Usually the color temperature is specified on the package. 2800 or 2900 K is the color of a standard light bulb. Colors over 4500 K are more like daylight. There are some lamps that claim to have a more accurate color or "full spectrum." These are somewhat more accurate in color than the "full-spectrum" incandescent lamps described below, but still less accurate than natural daylight or "color corrected" bluish incandescent lamps.
There are a few conditions where the CFL will not work out well. Solid state ballasts cannot tolerate heat or voltage spikes. So CFLs should not be placed in recessed enclosed fixtures with a glass cover, to avoid heat buildup. And CFLs should not be placed in a switched circuit with a fan or standard fluorescent lamp. When the circuit is switched off, the fan or standard lamp ballast will send a voltage spike to the CFL that will short out its ballast. The CFL will then burn out rapidly when the circuit is turned back on.
Another limitation is the physical size of the glass and the base. To fit the glass area, you may need to get a larger lamp "harp", the metal part that holds the shade. Or you may be able to fit a lower wattage CFL in. Since the base contains an electronic ballast, it is larger than the base of a comparable standard incandescent lamp. You can overcome this problem by using an extender socket found in hardware stores. I have not yet found extender sockets for 3-way CFLs.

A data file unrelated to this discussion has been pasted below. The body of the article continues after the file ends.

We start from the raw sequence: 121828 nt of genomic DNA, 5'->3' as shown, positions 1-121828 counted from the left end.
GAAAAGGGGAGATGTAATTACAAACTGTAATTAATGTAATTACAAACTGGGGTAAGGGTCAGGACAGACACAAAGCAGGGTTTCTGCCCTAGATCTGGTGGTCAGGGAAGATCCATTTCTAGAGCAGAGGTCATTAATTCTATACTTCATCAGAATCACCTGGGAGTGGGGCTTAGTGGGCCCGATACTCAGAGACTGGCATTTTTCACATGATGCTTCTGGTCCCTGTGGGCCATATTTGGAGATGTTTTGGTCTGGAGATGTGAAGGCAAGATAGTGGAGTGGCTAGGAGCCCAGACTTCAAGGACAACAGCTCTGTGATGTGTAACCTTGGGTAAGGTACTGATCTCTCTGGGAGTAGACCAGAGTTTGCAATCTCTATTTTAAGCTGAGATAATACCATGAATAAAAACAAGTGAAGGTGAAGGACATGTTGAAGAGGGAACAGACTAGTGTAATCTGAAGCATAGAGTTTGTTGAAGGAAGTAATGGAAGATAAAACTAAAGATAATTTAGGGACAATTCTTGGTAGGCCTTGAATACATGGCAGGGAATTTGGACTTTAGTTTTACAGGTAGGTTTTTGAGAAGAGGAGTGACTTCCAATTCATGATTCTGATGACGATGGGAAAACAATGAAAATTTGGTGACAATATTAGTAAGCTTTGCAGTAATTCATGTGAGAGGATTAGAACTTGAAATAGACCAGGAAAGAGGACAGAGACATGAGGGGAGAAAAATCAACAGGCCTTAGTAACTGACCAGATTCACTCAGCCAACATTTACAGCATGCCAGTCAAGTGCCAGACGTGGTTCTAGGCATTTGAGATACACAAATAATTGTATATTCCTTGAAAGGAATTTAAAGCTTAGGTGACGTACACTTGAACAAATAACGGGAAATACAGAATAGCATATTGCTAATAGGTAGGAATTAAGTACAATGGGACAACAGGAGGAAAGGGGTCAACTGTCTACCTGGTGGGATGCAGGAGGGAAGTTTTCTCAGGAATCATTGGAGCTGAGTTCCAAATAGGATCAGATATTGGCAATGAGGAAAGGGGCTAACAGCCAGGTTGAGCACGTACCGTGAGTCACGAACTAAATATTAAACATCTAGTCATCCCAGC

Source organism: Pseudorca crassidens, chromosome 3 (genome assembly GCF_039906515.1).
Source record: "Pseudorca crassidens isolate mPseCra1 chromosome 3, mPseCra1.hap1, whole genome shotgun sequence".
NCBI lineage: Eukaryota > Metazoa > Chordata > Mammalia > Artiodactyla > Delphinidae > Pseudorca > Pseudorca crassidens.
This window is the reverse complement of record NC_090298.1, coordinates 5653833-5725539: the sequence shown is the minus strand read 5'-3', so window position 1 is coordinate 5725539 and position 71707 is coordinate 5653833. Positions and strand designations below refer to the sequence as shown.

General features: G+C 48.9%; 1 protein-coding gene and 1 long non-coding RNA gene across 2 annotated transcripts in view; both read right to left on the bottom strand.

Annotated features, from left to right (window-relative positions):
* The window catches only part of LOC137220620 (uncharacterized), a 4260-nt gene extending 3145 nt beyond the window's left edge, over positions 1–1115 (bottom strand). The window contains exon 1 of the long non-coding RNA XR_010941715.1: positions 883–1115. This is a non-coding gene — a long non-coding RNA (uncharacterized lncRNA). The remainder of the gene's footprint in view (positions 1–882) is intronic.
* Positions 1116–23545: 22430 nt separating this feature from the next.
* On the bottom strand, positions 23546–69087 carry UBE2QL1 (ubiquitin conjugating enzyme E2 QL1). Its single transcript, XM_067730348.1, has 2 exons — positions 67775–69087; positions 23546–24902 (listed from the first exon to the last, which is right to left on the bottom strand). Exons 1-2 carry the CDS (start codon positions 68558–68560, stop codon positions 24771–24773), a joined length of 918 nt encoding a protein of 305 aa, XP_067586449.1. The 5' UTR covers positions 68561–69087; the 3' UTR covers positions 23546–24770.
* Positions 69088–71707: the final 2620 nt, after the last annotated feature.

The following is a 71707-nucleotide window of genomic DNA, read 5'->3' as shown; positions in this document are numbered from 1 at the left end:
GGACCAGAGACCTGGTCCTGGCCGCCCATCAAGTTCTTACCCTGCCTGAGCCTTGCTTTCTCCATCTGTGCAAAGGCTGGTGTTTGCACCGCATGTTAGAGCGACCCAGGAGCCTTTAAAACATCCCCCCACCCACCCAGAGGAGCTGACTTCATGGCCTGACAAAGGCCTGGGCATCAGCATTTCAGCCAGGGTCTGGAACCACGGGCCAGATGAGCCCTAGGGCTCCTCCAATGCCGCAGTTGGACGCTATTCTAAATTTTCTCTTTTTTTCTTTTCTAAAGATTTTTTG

CFLs are designed to give a lot of light from a small glass area, but for maximum lamp life, burn two- and three-way lamps at the lower settings. It is normal for them to need up to 5 minutes to reach full brightness. This is necessary to keep them from being overdriven when fully warmed up. Three-way lamp sockets for incandescent lamps are compatible with 3-way CFLs.
You may use an incandescent lamp dimmer ONLY with CFLs marked "dimmable." These will not dim as completely as incandescent lamps. Below a certain setting, they will flicker or go out. Regular CFLs will flicker visibly all the time with incandescent dimmers or photoelectric switches and the ballast will soon be destroyed. Some photoelectric switches or timers may be compatible with ordinary CFLs. They will be so marked on the package.
The ballast in CFLs normally causes them to flicker invisibly at a very fast rate. This might be something like 50,000 times per second. This can cause them to interfere with infrared remote controls that are common for your stereo or television devices. You may need to use standard incandescent light bulbs or standard fluorescent lamps near these appliances if CFLs cause the remote control to "lock up."
Consumer Reports has comments on CFLs in the May 2008 issue, and in the October 2009 issue.
Incandescent Light Bulbs